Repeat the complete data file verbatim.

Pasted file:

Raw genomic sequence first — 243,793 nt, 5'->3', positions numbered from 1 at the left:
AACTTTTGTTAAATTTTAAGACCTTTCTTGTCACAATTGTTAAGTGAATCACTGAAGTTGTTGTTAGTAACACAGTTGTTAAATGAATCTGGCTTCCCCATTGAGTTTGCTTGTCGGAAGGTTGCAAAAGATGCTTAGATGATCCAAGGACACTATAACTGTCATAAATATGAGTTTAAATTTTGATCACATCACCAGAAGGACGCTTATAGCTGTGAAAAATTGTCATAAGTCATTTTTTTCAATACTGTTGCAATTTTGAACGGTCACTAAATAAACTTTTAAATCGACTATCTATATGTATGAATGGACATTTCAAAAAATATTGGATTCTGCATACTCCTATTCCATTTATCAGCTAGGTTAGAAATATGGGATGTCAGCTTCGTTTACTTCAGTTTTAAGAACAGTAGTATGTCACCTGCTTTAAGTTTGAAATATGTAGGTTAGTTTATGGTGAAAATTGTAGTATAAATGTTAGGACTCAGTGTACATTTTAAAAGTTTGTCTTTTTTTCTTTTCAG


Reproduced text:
Raw genomic sequence first — 243,793 nt, 5'->3', positions numbered from 1 at the left:
AACTTTTGTTAAATTTTAAGACCTTTCTTGTCACAATTGTTAAGTGAATCACTGAAGTTGTTGTTAGTAACACAGTTGTTAAATGAATCTGGCTTCCCCATTGAGTTTGCTTGTCGGAAGGTTGCAAAAGATGCTTAGATGATCCAAGGACACTATAACTGTCATAAATATGAGTTTAAATTTTGATCACATCACCAGAAGGACGCTTATAGCTGTGAAAAATTGTCATAAGTCATTTTTTTCAATACTGTTGCAATTTTGAACGGTCACTAAATAAACTTTTAAATCGACTATCTATATGTATGAATGGACATTTCAAAAAATATTGGATTCTGCATACTCCTATTCCATTTATCAGCTAGGTTAGAAATATGGGATGTCAGCTTCGTTTACTTCAGTTTTAAGAACAGTAGTATGTCACCTGCTTTAAGTTTGAAATATGTAGGTTAGTTTATGGTGAAAATTGTAGTATAAATGTTAGGACTCAGTGTACATTTTAAAAGTTTGTCTTTTTTTCTTTTCAG